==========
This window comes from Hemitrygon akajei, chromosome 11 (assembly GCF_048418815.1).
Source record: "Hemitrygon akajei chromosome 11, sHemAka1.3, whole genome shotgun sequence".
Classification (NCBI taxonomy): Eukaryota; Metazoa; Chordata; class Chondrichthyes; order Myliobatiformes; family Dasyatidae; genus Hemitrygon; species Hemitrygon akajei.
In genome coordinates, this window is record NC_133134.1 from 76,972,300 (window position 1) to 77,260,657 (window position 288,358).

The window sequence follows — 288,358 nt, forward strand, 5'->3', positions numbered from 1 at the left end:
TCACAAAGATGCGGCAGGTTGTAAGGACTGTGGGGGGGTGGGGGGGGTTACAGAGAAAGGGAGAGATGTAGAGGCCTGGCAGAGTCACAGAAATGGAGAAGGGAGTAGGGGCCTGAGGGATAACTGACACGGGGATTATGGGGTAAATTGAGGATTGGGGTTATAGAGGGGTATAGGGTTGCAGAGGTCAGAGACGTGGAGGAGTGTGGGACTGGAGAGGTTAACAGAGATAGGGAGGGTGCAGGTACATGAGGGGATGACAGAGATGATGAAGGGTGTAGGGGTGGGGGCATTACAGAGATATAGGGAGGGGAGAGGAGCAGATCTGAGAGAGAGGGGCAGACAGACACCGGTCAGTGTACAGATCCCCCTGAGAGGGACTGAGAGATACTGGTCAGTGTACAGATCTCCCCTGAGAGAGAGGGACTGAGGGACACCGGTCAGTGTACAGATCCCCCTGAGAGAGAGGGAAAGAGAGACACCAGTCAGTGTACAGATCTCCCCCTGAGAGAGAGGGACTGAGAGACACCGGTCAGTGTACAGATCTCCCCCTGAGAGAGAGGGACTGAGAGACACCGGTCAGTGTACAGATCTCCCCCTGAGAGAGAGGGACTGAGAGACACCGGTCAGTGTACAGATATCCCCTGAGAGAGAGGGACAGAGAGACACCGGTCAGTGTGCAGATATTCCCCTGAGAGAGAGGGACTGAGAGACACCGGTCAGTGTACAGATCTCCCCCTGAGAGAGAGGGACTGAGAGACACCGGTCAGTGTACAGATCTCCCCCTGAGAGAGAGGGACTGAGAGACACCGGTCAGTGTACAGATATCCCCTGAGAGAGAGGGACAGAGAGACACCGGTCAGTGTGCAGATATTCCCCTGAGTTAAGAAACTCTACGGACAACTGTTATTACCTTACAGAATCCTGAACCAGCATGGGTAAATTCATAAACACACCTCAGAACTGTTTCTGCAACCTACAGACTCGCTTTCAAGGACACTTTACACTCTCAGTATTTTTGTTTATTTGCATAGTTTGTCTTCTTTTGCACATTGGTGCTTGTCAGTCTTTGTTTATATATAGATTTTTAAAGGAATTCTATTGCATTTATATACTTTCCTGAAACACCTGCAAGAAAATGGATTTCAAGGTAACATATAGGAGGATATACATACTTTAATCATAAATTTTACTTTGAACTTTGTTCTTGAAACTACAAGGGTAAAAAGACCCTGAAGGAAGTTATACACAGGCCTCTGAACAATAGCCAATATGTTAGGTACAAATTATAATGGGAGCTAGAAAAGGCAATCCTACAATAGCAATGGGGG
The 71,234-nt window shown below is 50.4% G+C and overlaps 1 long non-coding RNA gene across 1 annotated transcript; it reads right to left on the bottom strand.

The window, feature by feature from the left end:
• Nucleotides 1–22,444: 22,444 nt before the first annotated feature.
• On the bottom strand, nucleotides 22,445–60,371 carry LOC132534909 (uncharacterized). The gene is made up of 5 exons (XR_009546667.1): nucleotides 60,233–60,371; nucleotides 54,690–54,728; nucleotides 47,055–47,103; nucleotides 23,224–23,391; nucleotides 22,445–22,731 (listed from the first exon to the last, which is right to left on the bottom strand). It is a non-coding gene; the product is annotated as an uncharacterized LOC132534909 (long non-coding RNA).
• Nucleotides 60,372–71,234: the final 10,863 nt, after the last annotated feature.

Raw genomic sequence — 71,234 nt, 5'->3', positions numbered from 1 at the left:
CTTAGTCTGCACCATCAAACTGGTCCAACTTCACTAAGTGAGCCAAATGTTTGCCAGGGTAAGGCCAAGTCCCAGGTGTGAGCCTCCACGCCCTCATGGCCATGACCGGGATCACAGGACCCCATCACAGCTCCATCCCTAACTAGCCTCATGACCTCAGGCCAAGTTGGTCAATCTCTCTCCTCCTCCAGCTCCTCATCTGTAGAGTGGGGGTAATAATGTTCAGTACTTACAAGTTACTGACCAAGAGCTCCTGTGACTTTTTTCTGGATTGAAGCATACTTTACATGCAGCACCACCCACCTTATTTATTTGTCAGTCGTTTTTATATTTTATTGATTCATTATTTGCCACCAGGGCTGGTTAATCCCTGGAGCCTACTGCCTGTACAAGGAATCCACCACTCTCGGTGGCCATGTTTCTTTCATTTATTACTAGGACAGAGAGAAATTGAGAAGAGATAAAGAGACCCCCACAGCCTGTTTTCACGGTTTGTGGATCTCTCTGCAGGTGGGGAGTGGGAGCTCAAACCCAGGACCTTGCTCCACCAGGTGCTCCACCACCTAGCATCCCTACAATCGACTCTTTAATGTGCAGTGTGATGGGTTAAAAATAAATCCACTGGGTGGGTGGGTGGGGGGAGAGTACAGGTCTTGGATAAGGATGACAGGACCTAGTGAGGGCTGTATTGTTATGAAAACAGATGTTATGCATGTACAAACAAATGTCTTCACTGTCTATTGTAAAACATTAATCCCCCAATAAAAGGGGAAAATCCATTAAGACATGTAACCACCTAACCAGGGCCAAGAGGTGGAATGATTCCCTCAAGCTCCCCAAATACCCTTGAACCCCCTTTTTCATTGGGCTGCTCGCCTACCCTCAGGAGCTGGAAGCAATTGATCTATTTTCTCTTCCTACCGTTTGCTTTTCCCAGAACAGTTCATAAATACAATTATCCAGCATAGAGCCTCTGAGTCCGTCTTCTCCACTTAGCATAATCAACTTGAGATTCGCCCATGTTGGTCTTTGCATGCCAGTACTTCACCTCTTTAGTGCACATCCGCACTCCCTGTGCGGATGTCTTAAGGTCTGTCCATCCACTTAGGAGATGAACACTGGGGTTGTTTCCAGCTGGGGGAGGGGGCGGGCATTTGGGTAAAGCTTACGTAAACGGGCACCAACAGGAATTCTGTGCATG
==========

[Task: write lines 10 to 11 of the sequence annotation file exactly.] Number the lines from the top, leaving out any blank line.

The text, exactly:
• On the bottom strand, nucleotides 22,445–60,371 carry LOC132534909 (uncharacterized). The gene is made up of 5 exons (XR_009546667.1): nucleotides 60,233–60,371; nucleotides 54,690–54,728; nucleotides 47,055–47,103; nucleotides 23,224–23,391; nucleotides 22,445–22,731 (listed from the first exon to the last, which is right to left on the bottom strand). It is a non-coding gene; the product is annotated as an uncharacterized LOC132534909 (long non-coding RNA).
• Nucleotides 60,372–71,234: the final 10,863 nt, after the last annotated feature.